Hvalur whaling vessels in Reykjavik harbor, Iceland (Photo by Wurzeller)
“The obvious lack of market for the meat means these whales are being killed just to be stored in a freezer for years to come,” he said.
Opinion polling and independent economic research in Iceland has revealed little appetite for whale meat, while responsible whale watching, by contrast, is financially lucrative and one of the country’s most popular tourist activities, generating 5m a year for coastal communities.
This season’s hunt is the largest since the 1980s and was marked by another a bloody milestone. Kristjan Loftsson, the owner of the Hvalur whaling company, the only company licensed to hunt fin whales in Iceland, “celebrated” the death of the 15,000th fin whale killed since the company was started in 1947.
The first Icelandic whale meat exported to Japan in 20 years went on sale in Japan last December. The trade is legal because both Iceland and Japan have registered exemptions to rules banning international trade in whale products.
Loftsson told BBC News that this export was designed to re-introduce fin meat to Japanese palates.
“The whalers don’t care about the conservation status of whale populations, they don’t care about the image of their country, they don’t care about anything other than their own profit,” says Chris Butler-Stroud from the Whale and Dolphin Conservation Society.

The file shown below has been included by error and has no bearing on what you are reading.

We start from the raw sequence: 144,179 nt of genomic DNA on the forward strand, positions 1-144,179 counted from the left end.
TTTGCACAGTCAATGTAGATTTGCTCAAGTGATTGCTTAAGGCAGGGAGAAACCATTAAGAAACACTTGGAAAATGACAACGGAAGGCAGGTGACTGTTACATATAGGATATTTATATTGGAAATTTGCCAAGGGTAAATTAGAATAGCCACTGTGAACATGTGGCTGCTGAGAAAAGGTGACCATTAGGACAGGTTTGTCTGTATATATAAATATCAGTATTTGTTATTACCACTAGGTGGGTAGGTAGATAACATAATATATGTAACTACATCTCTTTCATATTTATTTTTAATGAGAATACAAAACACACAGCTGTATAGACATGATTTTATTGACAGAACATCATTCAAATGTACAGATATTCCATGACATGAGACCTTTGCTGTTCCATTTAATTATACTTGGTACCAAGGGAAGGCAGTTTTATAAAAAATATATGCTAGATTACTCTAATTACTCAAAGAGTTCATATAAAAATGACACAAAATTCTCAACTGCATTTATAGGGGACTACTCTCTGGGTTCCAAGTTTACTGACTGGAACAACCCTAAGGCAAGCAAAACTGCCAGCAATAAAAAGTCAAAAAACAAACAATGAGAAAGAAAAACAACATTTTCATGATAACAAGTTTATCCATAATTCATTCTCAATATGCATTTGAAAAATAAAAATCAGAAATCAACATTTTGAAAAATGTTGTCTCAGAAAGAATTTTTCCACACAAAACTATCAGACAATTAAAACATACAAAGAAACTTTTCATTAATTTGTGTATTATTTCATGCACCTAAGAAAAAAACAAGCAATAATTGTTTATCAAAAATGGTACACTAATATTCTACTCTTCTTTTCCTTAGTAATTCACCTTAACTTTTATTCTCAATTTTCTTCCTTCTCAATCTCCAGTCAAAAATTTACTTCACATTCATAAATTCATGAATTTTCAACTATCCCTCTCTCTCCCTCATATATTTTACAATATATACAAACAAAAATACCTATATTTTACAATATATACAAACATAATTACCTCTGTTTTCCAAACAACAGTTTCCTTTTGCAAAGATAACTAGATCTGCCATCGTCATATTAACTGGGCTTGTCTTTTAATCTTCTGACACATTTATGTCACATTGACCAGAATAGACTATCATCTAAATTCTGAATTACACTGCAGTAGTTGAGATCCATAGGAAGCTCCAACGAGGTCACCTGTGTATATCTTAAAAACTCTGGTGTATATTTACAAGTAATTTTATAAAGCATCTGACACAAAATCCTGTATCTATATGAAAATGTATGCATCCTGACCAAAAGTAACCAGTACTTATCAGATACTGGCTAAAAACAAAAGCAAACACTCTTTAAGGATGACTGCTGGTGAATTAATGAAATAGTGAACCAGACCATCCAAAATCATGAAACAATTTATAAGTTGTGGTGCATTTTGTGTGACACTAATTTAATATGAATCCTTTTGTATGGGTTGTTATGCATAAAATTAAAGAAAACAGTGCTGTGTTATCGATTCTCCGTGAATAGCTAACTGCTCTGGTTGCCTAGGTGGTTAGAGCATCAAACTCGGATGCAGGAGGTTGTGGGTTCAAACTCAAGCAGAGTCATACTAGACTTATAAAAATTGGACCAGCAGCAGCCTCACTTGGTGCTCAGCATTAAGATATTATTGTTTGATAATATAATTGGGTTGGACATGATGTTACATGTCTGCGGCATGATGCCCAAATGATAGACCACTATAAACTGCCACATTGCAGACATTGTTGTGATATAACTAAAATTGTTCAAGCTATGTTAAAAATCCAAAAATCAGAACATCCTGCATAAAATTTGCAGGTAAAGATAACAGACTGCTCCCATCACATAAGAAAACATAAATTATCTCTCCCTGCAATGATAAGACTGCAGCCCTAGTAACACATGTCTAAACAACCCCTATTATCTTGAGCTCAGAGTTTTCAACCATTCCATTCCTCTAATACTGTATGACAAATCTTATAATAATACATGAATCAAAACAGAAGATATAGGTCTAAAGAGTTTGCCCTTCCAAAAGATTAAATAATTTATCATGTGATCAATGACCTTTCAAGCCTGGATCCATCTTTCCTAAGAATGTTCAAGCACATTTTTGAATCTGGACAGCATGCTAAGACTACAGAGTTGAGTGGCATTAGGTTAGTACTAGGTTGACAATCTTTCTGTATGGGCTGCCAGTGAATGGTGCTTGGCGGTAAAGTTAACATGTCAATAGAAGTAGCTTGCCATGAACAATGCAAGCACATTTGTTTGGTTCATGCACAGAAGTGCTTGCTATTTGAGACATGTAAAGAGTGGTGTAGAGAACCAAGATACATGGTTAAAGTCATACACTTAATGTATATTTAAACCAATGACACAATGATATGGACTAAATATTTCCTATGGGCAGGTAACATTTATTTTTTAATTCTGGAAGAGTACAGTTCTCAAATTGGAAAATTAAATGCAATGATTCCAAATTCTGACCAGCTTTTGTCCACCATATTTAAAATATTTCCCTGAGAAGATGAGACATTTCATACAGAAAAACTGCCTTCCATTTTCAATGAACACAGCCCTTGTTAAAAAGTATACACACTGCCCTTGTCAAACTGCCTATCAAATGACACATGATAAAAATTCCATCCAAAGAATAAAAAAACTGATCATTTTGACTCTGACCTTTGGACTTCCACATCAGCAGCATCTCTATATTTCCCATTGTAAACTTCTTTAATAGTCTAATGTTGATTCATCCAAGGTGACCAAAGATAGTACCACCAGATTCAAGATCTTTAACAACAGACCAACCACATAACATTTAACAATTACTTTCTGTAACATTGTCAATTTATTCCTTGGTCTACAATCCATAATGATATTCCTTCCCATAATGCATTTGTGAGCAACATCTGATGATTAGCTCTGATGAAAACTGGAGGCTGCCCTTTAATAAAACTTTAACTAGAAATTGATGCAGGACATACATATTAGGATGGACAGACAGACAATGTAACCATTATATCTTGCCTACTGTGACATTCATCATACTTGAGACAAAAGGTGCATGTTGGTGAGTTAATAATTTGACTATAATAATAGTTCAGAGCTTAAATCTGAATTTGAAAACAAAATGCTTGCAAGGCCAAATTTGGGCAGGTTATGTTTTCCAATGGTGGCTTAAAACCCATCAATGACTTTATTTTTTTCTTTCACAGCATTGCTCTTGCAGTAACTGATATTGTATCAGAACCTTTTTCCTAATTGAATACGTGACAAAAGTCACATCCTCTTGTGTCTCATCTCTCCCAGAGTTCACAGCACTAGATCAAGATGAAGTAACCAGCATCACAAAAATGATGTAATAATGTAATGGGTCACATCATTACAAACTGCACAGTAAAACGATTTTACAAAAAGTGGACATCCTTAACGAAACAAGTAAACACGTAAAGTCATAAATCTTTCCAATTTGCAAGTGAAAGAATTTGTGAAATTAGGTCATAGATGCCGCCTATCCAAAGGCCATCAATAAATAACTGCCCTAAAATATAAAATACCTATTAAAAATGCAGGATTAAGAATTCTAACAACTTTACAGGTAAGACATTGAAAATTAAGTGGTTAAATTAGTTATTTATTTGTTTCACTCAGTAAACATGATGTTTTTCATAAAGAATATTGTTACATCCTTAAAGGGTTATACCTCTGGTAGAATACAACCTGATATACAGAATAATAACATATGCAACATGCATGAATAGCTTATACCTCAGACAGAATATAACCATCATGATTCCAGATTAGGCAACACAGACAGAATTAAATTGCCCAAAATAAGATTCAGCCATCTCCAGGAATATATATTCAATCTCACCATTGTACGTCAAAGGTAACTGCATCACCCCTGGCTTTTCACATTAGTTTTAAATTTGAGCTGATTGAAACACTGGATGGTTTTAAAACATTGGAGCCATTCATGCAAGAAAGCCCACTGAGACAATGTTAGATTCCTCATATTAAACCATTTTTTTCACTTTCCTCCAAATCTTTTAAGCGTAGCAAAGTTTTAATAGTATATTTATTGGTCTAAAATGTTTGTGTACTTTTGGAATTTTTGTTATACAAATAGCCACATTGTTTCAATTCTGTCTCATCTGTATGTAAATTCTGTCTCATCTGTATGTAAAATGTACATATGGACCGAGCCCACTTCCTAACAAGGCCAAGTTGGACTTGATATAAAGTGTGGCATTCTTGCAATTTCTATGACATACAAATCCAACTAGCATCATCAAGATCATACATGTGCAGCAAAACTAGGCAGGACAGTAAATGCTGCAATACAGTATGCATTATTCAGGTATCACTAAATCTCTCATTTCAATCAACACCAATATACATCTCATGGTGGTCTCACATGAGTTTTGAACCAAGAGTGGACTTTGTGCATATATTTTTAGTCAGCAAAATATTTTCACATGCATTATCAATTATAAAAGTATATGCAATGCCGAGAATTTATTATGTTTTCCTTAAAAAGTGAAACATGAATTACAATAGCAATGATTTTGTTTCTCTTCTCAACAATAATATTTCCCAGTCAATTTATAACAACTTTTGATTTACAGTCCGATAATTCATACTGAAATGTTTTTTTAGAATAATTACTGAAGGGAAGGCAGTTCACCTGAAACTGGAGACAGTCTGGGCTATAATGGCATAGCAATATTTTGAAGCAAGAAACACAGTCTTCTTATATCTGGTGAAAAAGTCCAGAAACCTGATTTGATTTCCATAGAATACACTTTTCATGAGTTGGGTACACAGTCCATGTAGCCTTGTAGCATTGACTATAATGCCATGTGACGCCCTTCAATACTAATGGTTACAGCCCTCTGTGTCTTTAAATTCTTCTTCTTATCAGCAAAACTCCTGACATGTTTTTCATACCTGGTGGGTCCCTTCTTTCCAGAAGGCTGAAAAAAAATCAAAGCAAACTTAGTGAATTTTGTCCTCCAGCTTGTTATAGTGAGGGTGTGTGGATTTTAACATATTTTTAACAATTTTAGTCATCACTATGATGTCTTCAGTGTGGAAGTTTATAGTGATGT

Fin whale (Photo courtesy NOAA)
“Millions of kronur have been spent by the Icelandic government to promote whaling at a time when Iceland’s economy was unraveling,” Butler-Stroud said.
“Iceland’s hunt is a haunting reminder of the excesses of the commercial whaling industry, and the reason why the moratorium on whaling needs to remain in place,” he said. “The world’s governments must do much more to enforce this ban, and it is now up to the EU to stand up to the test, and prove what species conservation means to it.”
Iceland applied to join the European Union in July, and conservationists hope the accession process will put further diplomatic pressure on Iceland to stop whaling.
Conservationists are calling on the European Union to take a clear position on Iceland during the EU accession negotiation process. Fishing quotas and whaling are expected to be the toughest questions in accession negotiations.